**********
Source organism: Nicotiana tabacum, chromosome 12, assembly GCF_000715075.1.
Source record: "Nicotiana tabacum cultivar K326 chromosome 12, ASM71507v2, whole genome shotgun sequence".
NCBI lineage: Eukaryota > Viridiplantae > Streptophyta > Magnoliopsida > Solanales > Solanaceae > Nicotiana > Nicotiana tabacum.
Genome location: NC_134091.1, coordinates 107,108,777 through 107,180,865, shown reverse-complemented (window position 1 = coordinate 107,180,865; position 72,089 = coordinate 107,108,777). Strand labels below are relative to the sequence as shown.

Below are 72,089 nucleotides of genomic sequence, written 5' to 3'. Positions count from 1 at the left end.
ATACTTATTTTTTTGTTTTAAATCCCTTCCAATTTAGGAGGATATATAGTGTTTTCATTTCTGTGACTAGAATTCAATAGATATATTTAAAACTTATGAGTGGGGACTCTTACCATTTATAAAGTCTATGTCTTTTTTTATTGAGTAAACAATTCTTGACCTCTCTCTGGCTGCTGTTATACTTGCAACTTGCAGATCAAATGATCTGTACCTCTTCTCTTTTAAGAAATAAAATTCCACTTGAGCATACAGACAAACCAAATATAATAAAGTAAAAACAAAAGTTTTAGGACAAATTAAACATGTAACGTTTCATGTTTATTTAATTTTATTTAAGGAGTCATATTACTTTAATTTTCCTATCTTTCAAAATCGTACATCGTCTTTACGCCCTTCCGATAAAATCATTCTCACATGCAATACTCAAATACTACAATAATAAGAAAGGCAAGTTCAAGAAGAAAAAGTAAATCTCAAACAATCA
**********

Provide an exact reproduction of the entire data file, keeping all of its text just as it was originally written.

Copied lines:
Source organism: Nicotiana tabacum, chromosome 12, assembly GCF_000715075.1.
Source record: "Nicotiana tabacum cultivar K326 chromosome 12, ASM71507v2, whole genome shotgun sequence".
NCBI lineage: Eukaryota > Viridiplantae > Streptophyta > Magnoliopsida > Solanales > Solanaceae > Nicotiana > Nicotiana tabacum.
Genome location: NC_134091.1, coordinates 107,108,777 through 107,180,865, shown reverse-complemented (window position 1 = coordinate 107,180,865; position 72,089 = coordinate 107,108,777). Strand labels below are relative to the sequence as shown.

Below are 72,089 nucleotides of genomic sequence, written 5' to 3'. Positions count from 1 at the left end.
ATACTTATTTTTTTGTTTTAAATCCCTTCCAATTTAGGAGGATATATAGTGTTTTCATTTCTGTGACTAGAATTCAATAGATATATTTAAAACTTATGAGTGGGGACTCTTACCATTTATAAAGTCTATGTCTTTTTTTATTGAGTAAACAATTCTTGACCTCTCTCTGGCTGCTGTTATACTTGCAACTTGCAGATCAAATGATCTGTACCTCTTCTCTTTTAAGAAATAAAATTCCACTTGAGCATACAGACAAACCAAATATAATAAAGTAAAAACAAAAGTTTTAGGACAAATTAAACATGTAACGTTTCATGTTTATTTAATTTTATTTAAGGAGTCATATTACTTTAATTTTCCTATCTTTCAAAATCGTACATCGTCTTTACGCCCTTCCGATAAAATCATTCTCACATGCAATACTCAAATACTACAATAATAAGAAAGGCAAGTTCAAGAAGAAAAAGTAAATCTCAAACAATCA